Burgundy in three days


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You could be applied and book a lot of tastings but, frankly, stopping at wineries at each stop would be a bit repetitive and rob you of time to enjoy other pleasures in this beautiful land of wine.

Here’s how to make the most of the region for a long weekend.


Rent a car at any airport in Paris to avoid the downtown traffic jam. Drive around two hours to the city of Auxerre and have lunch at Le Rendez-Vous (37 rue du Pont), an unpretentious place where chef Ludo Lefebvre's first chef prepares local dishes such as Pinot-hued oeufs en meurette ( eggs in wine sauce) and the jambón à la chablisienne. Toast the beginning of your trip with a bottle of your impeccable wine list.

Borgoña en tres días

Auxerre © Getty Images

Then, head east on D965 for 30 minutes, direction Chablis, to do a tasting and tour through the vineyard of the majestic Château de Béru (32 Grande Rue, Beru) accompanied by the winemaker Athénaïs de Béru . Be sure to book in advance.

Return to Auxerre and rest at the Hotel Le Maxime (2 quai de la Marine), next to the river and a few steps from the old town, with its medieval houses and wooden framework.


Head south towards the heart of Burgundy and make a brief stop in the medieval city of Vézelay to visit the Abbey of Vézelay, overlooking the countryside and one of the starting points of the Camino de Santiago from France.

If you are not in a hurry, go up the A6 towards the southeast through the forests of the Regional Natural Park of Le Morvan before reaching the city ​​of Gevrey-Chambertin (home of legendary Pinot noir), at the tip of the Côte d'Or.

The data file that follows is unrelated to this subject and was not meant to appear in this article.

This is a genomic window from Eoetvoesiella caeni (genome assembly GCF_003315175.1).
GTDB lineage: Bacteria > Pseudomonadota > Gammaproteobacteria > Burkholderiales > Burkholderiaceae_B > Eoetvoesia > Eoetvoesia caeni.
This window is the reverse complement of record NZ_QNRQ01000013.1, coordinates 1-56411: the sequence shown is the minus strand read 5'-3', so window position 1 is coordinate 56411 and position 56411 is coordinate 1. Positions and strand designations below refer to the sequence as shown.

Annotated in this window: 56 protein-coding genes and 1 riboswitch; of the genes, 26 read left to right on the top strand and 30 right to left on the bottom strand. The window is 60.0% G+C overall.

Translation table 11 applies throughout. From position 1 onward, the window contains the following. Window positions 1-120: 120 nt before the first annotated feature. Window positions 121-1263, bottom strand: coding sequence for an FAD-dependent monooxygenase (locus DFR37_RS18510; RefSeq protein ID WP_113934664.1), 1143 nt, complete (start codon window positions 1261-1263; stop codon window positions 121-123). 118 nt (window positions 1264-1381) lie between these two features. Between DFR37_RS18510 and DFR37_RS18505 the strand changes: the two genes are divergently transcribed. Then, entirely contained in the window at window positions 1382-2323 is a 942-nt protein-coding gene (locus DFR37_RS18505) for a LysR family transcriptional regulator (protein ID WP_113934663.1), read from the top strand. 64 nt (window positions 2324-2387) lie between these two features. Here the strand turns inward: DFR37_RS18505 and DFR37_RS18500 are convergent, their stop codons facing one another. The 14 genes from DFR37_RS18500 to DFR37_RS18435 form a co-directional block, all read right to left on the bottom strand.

The elegant and rustic La Rôtisserie du Chambertin (6 Rue du Chambertin) is perfect for a light lunch with persillé jambon (typical Burgundy delicatessen).

Borgoña en tres días

The perfect place for a light lunch © La Rôtisserie du Chambertin

Continue south for about 50 kilometers until you reach your room at Najeti Hôtel in Beaune (5 Boulevard Clemenceau), a refined, comfortable and a bit outdated hotel with an unpolluted service, very clean rooms and an atmosphere that seems to be taken from a tale of Graham Greene

In the city, dinner at Caves Madeleine (8 Rue du Faubourg Madeleine). It is a very cozy little restaurant where all the winemakers eat, with a slate menu where they serve classics with careful presentations such as meat terrines and potatoes with mashed butter, fish carpaccios and roasted meats with vegetables prepared with care.


Pay a visit to the Hospices de Beaune, an impressive 15th-century hospice that functions as a museum for most of the year and that every third Sunday of November becomes the place of the most important wine auction in the world.

Approach the small Grand Cru and Premier Cru, the vineyards of Richebourg, Échezeaux and La Tâche, which produce the most expensive Burgundy wines. It is one of the most exclusive properties in the world and worth checking out.

Back in Beaune, have lunch at Maison du Colombier (1 Rue Charles Cloutier), a casual tapas bar serving rations (small sardines on toasted bread, the best Iberian ham …) and with a very good and extensive menu of wines that fit both old and innovative bottles. Do not forget to ask for the sausage table before returning to Paris.

* This article and the attached gallery was published in issue 118 of the Condé Nast Traveler Magazine (June). Subscribe to the print edition (11 printed numbers and digital version for € 24.75, by calling 902 53 55 57 or from our website ) and enjoy free access to the digital version of Condé Nast Traveler for iPad. The June Condé Nast Traveler number is available in its digital version to enjoy on your preferred device.